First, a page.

3 Reasons To Hire An Attorney After Driving While Intoxicated

If you have been charged with driving while intoxicated (DWI) or driving under the influence (DUI), you can expect to see your case proceed to criminal court. What happens after that varies dramatically based on a number of factors, including whether you are represented by an attorney during the process. While hiring a lawyer may seem unnecessary in some DWI cases, there are more than a few things that a DWI attorney can do to improve your case. Take a look at just three of the biggest ones below.

Reducing Penalties

A DWI charge should not be taken lightly. Prosecuting attorneys may be eager to impose substantial fines and harsh penalties, including jail time, for those who drive under the influence. Without any representation in court, it is difficult to know the range of penalties, and if your sentence is too severe compared to similar cases. An experienced attorney, on the other hand, can work to reduce particularly unfair penalties by providing legal context and precedent. While attorneys can't automatically make charges disappear, they can certainly argue on your behalf to get the best possible outcome.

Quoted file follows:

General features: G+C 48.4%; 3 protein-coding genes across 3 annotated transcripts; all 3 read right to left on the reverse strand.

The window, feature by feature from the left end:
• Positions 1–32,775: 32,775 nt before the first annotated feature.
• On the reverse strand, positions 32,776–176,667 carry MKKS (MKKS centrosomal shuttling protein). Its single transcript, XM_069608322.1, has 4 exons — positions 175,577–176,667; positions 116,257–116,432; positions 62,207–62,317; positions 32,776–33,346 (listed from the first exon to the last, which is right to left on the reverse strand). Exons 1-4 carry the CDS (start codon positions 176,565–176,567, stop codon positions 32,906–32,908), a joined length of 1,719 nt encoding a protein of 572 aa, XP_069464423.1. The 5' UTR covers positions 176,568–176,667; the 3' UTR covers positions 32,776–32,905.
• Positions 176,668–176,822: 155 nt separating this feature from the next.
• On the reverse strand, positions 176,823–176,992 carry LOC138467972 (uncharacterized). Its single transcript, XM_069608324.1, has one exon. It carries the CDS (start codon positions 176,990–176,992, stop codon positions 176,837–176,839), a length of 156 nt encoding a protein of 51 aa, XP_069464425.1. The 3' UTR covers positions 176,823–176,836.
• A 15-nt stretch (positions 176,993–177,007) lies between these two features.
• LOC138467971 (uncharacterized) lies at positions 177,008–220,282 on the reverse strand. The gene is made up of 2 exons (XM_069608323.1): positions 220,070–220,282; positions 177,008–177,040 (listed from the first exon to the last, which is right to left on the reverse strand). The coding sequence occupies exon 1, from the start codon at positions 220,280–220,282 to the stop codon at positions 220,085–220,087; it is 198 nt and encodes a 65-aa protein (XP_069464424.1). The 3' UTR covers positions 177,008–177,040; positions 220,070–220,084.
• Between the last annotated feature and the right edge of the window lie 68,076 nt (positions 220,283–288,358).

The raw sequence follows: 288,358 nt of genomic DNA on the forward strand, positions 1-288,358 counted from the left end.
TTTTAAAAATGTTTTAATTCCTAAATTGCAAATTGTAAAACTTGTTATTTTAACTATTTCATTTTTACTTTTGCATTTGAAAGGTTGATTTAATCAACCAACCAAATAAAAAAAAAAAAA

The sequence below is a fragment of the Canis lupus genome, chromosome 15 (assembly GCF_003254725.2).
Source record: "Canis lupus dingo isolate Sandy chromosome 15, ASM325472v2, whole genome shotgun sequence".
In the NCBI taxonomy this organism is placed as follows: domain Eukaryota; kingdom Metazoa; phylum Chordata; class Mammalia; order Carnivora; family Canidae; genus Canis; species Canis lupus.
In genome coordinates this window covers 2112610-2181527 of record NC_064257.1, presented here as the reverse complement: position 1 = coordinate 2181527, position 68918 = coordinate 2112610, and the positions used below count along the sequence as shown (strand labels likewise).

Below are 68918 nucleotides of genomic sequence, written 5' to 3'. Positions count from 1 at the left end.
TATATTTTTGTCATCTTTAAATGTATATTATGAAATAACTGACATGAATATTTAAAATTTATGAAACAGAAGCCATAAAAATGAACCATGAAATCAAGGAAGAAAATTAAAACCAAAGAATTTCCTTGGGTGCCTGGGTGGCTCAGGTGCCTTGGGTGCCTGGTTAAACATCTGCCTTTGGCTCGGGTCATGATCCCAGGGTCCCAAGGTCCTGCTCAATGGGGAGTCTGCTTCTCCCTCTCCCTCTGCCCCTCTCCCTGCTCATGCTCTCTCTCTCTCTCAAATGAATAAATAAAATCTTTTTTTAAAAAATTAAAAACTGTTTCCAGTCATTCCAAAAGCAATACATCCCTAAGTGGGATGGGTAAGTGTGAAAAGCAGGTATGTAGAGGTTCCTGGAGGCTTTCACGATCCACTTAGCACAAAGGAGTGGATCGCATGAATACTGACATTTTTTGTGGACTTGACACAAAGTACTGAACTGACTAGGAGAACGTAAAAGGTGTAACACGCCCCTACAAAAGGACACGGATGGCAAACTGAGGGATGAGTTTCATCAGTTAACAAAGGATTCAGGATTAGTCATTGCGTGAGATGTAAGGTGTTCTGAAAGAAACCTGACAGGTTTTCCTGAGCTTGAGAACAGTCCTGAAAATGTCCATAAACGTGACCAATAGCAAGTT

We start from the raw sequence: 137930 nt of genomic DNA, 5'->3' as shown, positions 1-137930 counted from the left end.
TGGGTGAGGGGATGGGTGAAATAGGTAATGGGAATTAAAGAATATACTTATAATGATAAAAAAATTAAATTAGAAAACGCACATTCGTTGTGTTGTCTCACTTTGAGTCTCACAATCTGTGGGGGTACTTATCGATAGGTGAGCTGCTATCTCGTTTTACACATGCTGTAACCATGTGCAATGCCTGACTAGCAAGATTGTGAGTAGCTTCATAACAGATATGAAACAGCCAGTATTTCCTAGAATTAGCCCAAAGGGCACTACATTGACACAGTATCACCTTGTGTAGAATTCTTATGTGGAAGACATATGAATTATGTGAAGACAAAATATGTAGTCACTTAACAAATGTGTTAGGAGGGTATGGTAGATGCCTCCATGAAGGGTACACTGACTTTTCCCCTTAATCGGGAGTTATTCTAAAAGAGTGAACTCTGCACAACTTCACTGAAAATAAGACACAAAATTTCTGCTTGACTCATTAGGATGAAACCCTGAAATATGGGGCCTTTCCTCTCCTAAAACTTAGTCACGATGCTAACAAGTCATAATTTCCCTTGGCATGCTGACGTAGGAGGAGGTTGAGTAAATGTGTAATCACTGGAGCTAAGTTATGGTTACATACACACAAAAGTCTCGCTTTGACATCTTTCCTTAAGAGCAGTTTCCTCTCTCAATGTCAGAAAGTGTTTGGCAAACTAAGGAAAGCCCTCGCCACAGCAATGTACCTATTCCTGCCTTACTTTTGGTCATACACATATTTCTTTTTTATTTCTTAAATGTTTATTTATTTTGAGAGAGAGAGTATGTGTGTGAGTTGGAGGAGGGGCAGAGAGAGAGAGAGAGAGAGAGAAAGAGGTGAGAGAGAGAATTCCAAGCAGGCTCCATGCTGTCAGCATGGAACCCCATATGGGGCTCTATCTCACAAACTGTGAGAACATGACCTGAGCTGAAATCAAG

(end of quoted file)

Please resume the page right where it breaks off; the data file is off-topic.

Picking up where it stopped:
Reviewing a Plea Deal

Don't be caught off guard if a prosecutor offers you a boilerplate plea deal at the outset of your case. In states where court systems are overwhelmed and annual DWI cases number in the thousands, there will be little time for prosecutors to pore over the details of each and every incident. While a plea deal may be perfectly agreeable to you, there are many instances in which having an attorney present to review the deal is hugely beneficial. For instance, if you have what you feel are viable defenses that may result in the DWI charge being dismissed or reduced, an attorney can advise you going forward. 

Challenging the Charge

In many cases, defendants may not even know that they can challenge their DWI charge at all. The reality, however, is that defendants may have several avenues of recourse available to them. Attorneys may present challenges to the chemical tests administered at the time of the incident, arguing that a flawed measurement or procedure resulted in a false arrest. They may also be able to bring in unbiased witnesses who can present a different point of view. In extreme cases, attorneys may even challenge the basis of the arresting officer's testimony. All of these challenges are highly unlikely to be successful without a legal expert behind them.